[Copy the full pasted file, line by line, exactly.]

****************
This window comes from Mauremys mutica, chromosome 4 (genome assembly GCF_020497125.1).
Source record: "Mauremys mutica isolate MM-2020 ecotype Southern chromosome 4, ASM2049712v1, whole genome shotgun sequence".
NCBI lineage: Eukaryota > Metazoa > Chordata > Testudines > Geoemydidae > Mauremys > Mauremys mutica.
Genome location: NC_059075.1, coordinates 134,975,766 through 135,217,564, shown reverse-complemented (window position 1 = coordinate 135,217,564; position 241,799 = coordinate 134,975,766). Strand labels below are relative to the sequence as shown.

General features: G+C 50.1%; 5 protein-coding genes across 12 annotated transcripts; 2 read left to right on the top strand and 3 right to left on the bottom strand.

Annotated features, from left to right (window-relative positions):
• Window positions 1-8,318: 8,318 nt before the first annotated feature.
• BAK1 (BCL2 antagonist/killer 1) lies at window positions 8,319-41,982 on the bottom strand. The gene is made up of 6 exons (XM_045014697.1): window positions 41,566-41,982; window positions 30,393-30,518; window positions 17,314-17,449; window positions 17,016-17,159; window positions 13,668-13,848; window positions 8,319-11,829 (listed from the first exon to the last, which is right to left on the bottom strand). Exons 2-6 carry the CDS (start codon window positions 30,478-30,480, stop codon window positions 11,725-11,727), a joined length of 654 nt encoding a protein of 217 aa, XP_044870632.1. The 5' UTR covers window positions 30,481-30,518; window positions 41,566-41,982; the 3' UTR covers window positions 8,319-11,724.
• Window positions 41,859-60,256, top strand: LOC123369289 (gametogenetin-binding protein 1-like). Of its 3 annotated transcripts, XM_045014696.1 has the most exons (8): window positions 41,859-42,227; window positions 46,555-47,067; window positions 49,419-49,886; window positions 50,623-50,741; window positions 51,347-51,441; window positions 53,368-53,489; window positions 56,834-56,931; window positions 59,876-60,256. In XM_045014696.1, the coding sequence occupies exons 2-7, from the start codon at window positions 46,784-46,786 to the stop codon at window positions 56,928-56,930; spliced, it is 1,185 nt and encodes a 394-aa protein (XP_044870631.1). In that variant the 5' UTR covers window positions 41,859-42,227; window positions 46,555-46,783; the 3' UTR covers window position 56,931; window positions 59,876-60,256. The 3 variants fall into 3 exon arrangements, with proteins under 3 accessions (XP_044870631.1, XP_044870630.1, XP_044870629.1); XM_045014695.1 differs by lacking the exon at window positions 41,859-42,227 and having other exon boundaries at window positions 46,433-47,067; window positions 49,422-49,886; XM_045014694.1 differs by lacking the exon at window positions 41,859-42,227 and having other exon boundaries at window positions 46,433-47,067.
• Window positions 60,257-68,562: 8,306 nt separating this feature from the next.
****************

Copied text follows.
This window comes from Mauremys mutica, chromosome 4 (genome assembly GCF_020497125.1).
Source record: "Mauremys mutica isolate MM-2020 ecotype Southern chromosome 4, ASM2049712v1, whole genome shotgun sequence".
NCBI lineage: Eukaryota > Metazoa > Chordata > Testudines > Geoemydidae > Mauremys > Mauremys mutica.
Genome location: NC_059075.1, coordinates 134,975,766 through 135,217,564, shown reverse-complemented (window position 1 = coordinate 135,217,564; position 241,799 = coordinate 134,975,766). Strand labels below are relative to the sequence as shown.

General features: G+C 50.1%; 5 protein-coding genes across 12 annotated transcripts; 2 read left to right on the top strand and 3 right to left on the bottom strand.

Annotated features, from left to right (window-relative positions):
• Window positions 1-8,318: 8,318 nt before the first annotated feature.
• BAK1 (BCL2 antagonist/killer 1) lies at window positions 8,319-41,982 on the bottom strand. The gene is made up of 6 exons (XM_045014697.1): window positions 41,566-41,982; window positions 30,393-30,518; window positions 17,314-17,449; window positions 17,016-17,159; window positions 13,668-13,848; window positions 8,319-11,829 (listed from the first exon to the last, which is right to left on the bottom strand). Exons 2-6 carry the CDS (start codon window positions 30,478-30,480, stop codon window positions 11,725-11,727), a joined length of 654 nt encoding a protein of 217 aa, XP_044870632.1. The 5' UTR covers window positions 30,481-30,518; window positions 41,566-41,982; the 3' UTR covers window positions 8,319-11,724.
• Window positions 41,859-60,256, top strand: LOC123369289 (gametogenetin-binding protein 1-like). Of its 3 annotated transcripts, XM_045014696.1 has the most exons (8): window positions 41,859-42,227; window positions 46,555-47,067; window positions 49,419-49,886; window positions 50,623-50,741; window positions 51,347-51,441; window positions 53,368-53,489; window positions 56,834-56,931; window positions 59,876-60,256. In XM_045014696.1, the coding sequence occupies exons 2-7, from the start codon at window positions 46,784-46,786 to the stop codon at window positions 56,928-56,930; spliced, it is 1,185 nt and encodes a 394-aa protein (XP_044870631.1). In that variant the 5' UTR covers window positions 41,859-42,227; window positions 46,555-46,783; the 3' UTR covers window position 56,931; window positions 59,876-60,256. The 3 variants fall into 3 exon arrangements, with proteins under 3 accessions (XP_044870631.1, XP_044870630.1, XP_044870629.1); XM_045014695.1 differs by lacking the exon at window positions 41,859-42,227 and having other exon boundaries at window positions 46,433-47,067; window positions 49,422-49,886; XM_045014694.1 differs by lacking the exon at window positions 41,859-42,227 and having other exon boundaries at window positions 46,433-47,067.
• Window positions 60,257-68,562: 8,306 nt separating this feature from the next.